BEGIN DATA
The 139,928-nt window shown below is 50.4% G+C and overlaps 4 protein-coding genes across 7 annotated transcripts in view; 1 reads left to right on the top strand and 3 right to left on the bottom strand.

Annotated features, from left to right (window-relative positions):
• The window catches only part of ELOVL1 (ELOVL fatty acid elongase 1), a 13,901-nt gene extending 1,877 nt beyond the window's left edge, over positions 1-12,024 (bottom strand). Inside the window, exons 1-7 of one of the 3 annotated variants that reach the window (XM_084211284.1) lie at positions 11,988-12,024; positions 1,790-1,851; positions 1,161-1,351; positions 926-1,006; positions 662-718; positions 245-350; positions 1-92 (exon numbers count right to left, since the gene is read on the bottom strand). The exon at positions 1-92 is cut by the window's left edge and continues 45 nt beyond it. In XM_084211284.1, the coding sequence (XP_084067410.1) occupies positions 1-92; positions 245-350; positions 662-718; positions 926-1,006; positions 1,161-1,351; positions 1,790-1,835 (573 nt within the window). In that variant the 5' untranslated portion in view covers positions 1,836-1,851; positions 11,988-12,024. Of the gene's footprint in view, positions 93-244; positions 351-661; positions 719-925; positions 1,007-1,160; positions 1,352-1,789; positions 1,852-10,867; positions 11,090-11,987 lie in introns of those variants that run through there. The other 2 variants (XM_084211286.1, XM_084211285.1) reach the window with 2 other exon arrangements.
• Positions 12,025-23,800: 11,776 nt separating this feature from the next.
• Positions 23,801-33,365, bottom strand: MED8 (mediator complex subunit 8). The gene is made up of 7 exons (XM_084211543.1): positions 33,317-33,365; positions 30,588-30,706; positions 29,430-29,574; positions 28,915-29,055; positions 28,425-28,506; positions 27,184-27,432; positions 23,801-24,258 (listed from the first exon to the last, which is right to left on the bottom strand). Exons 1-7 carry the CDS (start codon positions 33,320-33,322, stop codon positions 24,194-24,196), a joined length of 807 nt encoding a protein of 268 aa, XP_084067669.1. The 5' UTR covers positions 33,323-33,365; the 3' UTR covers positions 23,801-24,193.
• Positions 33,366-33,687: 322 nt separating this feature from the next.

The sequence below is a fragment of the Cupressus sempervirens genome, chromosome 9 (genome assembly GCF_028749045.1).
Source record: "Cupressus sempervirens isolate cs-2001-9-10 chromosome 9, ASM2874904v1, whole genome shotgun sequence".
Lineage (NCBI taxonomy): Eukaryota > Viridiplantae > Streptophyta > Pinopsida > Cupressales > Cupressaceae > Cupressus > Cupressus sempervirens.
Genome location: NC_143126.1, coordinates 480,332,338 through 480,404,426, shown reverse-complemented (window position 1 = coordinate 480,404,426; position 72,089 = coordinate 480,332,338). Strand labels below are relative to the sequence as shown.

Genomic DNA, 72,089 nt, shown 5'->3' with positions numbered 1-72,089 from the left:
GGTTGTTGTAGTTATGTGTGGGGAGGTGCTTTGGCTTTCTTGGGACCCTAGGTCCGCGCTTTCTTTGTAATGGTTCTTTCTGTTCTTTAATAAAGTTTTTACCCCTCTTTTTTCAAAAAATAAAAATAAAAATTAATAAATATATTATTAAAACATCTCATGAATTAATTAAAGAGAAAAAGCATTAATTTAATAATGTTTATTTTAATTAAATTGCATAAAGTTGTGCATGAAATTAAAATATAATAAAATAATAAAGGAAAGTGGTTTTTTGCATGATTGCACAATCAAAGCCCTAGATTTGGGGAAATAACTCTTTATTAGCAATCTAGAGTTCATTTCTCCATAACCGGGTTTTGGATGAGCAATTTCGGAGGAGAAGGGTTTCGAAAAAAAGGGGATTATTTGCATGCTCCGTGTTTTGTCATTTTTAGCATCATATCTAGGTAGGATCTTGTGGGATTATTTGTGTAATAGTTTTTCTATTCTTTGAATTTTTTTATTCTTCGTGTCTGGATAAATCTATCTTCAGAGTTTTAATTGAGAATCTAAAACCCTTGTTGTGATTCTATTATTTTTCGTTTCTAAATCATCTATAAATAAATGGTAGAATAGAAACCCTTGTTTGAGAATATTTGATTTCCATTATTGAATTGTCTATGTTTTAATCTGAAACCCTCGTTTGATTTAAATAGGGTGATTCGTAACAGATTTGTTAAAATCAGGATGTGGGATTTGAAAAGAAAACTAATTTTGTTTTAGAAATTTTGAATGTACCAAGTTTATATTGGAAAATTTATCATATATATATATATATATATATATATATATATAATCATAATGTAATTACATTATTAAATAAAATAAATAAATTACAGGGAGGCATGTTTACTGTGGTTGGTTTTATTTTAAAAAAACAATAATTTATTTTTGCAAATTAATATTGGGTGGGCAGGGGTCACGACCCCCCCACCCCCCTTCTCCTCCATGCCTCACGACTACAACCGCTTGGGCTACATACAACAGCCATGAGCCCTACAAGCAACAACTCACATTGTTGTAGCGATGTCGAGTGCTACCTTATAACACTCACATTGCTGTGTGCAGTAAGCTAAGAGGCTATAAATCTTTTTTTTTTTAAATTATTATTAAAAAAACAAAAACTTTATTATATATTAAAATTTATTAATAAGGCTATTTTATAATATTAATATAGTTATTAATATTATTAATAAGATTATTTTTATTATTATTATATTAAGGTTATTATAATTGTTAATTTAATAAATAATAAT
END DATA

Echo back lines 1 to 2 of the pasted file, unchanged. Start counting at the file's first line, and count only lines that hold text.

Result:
The 139,928-nt window shown below is 50.4% G+C and overlaps 4 protein-coding genes across 7 annotated transcripts in view; 1 reads left to right on the top strand and 3 right to left on the bottom strand.

Annotated features, from left to right (window-relative positions):